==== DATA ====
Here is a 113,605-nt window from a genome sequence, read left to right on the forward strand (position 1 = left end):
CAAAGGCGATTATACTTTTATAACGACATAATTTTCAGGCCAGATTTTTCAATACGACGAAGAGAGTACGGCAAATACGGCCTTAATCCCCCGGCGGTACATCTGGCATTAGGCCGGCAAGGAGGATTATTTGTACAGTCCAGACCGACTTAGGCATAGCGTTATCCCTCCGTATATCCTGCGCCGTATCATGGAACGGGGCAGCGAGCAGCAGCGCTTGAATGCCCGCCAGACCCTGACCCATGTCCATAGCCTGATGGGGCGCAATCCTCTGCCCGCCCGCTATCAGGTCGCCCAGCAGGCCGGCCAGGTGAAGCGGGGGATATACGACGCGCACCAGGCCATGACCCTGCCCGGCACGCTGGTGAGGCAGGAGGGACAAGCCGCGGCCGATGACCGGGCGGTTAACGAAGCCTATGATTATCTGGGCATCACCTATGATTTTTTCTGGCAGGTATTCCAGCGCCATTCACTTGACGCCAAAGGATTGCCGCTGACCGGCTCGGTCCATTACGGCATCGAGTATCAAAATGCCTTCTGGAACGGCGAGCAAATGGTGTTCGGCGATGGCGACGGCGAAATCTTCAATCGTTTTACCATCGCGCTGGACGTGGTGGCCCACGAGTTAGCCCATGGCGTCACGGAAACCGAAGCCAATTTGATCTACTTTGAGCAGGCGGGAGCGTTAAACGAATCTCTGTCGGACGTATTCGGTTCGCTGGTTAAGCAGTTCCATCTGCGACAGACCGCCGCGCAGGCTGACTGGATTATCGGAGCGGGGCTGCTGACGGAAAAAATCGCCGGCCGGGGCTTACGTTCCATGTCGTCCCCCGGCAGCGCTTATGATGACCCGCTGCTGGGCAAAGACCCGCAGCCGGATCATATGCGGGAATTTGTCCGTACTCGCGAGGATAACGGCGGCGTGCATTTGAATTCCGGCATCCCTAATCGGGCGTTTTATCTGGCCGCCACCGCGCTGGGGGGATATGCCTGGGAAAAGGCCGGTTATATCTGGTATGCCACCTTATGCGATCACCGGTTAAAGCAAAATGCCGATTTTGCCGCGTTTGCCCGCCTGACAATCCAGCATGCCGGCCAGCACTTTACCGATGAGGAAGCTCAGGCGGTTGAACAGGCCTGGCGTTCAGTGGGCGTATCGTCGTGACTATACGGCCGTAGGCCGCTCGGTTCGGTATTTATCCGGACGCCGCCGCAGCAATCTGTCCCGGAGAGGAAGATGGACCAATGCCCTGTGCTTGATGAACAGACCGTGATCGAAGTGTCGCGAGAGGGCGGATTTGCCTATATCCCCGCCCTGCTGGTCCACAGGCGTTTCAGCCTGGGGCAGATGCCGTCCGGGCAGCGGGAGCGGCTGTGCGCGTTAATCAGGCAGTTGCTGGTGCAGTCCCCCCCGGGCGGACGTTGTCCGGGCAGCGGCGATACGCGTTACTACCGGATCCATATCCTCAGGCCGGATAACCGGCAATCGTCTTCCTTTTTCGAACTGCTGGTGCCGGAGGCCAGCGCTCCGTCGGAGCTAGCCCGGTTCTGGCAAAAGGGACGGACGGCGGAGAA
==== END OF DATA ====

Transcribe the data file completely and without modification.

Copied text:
Here is a 113,605-nt window from a genome sequence, read left to right on the forward strand (position 1 = left end):
CAAAGGCGATTATACTTTTATAACGACATAATTTTCAGGCCAGATTTTTCAATACGACGAAGAGAGTACGGCAAATACGGCCTTAATCCCCCGGCGGTACATCTGGCATTAGGCCGGCAAGGAGGATTATTTGTACAGTCCAGACCGACTTAGGCATAGCGTTATCCCTCCGTATATCCTGCGCCGTATCATGGAACGGGGCAGCGAGCAGCAGCGCTTGAATGCCCGCCAGACCCTGACCCATGTCCATAGCCTGATGGGGCGCAATCCTCTGCCCGCCCGCTATCAGGTCGCCCAGCAGGCCGGCCAGGTGAAGCGGGGGATATACGACGCGCACCAGGCCATGACCCTGCCCGGCACGCTGGTGAGGCAGGAGGGACAAGCCGCGGCCGATGACCGGGCGGTTAACGAAGCCTATGATTATCTGGGCATCACCTATGATTTTTTCTGGCAGGTATTCCAGCGCCATTCACTTGACGCCAAAGGATTGCCGCTGACCGGCTCGGTCCATTACGGCATCGAGTATCAAAATGCCTTCTGGAACGGCGAGCAAATGGTGTTCGGCGATGGCGACGGCGAAATCTTCAATCGTTTTACCATCGCGCTGGACGTGGTGGCCCACGAGTTAGCCCATGGCGTCACGGAAACCGAAGCCAATTTGATCTACTTTGAGCAGGCGGGAGCGTTAAACGAATCTCTGTCGGACGTATTCGGTTCGCTGGTTAAGCAGTTCCATCTGCGACAGACCGCCGCGCAGGCTGACTGGATTATCGGAGCGGGGCTGCTGACGGAAAAAATCGCCGGCCGGGGCTTACGTTCCATGTCGTCCCCCGGCAGCGCTTATGATGACCCGCTGCTGGGCAAAGACCCGCAGCCGGATCATATGCGGGAATTTGTCCGTACTCGCGAGGATAACGGCGGCGTGCATTTGAATTCCGGCATCCCTAATCGGGCGTTTTATCTGGCCGCCACCGCGCTGGGGGGATATGCCTGGGAAAAGGCCGGTTATATCTGGTATGCCACCTTATGCGATCACCGGTTAAAGCAAAATGCCGATTTTGCCGCGTTTGCCCGCCTGACAATCCAGCATGCCGGCCAGCACTTTACCGATGAGGAAGCTCAGGCGGTTGAACAGGCCTGGCGTTCAGTGGGCGTATCGTCGTGACTATACGGCCGTAGGCCGCTCGGTTCGGTATTTATCCGGACGCCGCCGCAGCAATCTGTCCCGGAGAGGAAGATGGACCAATGCCCTGTGCTTGATGAACAGACCGTGATCGAAGTGTCGCGAGAGGGCGGATTTGCCTATATCCCCGCCCTGCTGGTCCACAGGCGTTTCAGCCTGGGGCAGATGCCGTCCGGGCAGCGGGAGCGGCTGTGCGCGTTAATCAGGCAGTTGCTGGTGCAGTCCCCCCCGGGCGGACGTTGTCCGGGCAGCGGCGATACGCGTTACTACCGGATCCATATCCTCAGGCCGGATAACCGGCAATCGTCTTCCTTTTTCGAACTGCTGGTGCCGGAGGCCAGCGCTCCGTCGGAGCTAGCCCGGTTCTGGCAAAAGGGACGGACGGCGGAGAA